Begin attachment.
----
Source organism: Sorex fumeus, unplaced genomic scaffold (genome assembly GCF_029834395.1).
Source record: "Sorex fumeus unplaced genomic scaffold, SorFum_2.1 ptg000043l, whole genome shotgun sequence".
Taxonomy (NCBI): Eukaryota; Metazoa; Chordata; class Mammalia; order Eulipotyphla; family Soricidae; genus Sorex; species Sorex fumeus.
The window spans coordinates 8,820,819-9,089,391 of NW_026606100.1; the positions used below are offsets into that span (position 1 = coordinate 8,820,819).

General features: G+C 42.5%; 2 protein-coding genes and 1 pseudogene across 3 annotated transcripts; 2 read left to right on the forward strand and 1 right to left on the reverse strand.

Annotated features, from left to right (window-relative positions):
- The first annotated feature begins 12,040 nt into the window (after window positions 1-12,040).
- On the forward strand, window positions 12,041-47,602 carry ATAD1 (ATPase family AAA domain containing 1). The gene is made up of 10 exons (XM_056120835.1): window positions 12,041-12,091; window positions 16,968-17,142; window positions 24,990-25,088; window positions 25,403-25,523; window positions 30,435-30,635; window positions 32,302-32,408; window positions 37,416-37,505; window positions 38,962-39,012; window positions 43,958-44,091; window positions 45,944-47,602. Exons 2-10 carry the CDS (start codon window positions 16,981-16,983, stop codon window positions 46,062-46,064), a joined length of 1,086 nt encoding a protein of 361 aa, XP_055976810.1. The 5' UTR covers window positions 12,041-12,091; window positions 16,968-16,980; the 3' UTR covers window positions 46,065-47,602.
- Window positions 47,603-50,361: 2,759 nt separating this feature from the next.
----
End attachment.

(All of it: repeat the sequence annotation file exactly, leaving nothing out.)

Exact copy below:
Source organism: Sorex fumeus, unplaced genomic scaffold (genome assembly GCF_029834395.1).
Source record: "Sorex fumeus unplaced genomic scaffold, SorFum_2.1 ptg000043l, whole genome shotgun sequence".
Taxonomy (NCBI): Eukaryota; Metazoa; Chordata; class Mammalia; order Eulipotyphla; family Soricidae; genus Sorex; species Sorex fumeus.
The window spans coordinates 8,820,819-9,089,391 of NW_026606100.1; the positions used below are offsets into that span (position 1 = coordinate 8,820,819).

General features: G+C 42.5%; 2 protein-coding genes and 1 pseudogene across 3 annotated transcripts; 2 read left to right on the forward strand and 1 right to left on the reverse strand.

Annotated features, from left to right (window-relative positions):
- The first annotated feature begins 12,040 nt into the window (after window positions 1-12,040).
- On the forward strand, window positions 12,041-47,602 carry ATAD1 (ATPase family AAA domain containing 1). The gene is made up of 10 exons (XM_056120835.1): window positions 12,041-12,091; window positions 16,968-17,142; window positions 24,990-25,088; window positions 25,403-25,523; window positions 30,435-30,635; window positions 32,302-32,408; window positions 37,416-37,505; window positions 38,962-39,012; window positions 43,958-44,091; window positions 45,944-47,602. Exons 2-10 carry the CDS (start codon window positions 16,981-16,983, stop codon window positions 46,062-46,064), a joined length of 1,086 nt encoding a protein of 361 aa, XP_055976810.1. The 5' UTR covers window positions 12,041-12,091; window positions 16,968-16,980; the 3' UTR covers window positions 46,065-47,602.
- Window positions 47,603-50,361: 2,759 nt separating this feature from the next.